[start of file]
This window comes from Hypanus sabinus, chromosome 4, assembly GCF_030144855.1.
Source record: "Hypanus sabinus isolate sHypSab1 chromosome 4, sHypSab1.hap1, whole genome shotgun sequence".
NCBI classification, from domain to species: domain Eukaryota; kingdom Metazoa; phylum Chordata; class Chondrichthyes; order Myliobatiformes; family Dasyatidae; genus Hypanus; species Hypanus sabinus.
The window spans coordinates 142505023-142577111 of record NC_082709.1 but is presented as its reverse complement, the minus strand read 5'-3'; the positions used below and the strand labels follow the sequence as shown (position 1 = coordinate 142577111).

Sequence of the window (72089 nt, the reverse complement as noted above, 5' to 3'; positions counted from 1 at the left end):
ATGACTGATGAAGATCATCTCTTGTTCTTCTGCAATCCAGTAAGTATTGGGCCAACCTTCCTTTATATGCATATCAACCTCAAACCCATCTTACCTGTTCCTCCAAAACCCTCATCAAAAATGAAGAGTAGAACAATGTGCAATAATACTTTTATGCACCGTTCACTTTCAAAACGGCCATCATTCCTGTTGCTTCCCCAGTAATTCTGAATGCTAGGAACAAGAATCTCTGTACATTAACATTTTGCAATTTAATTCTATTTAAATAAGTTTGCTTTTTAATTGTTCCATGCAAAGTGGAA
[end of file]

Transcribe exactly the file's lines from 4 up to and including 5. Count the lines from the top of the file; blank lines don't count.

The window spans coordinates 142505023-142577111 of record NC_082709.1 but is presented as its reverse complement, the minus strand read 5'-3'; the positions used below and the strand labels follow the sequence as shown (position 1 = coordinate 142577111).

Sequence of the window (72089 nt, the reverse complement as noted above, 5' to 3'; positions counted from 1 at the left end):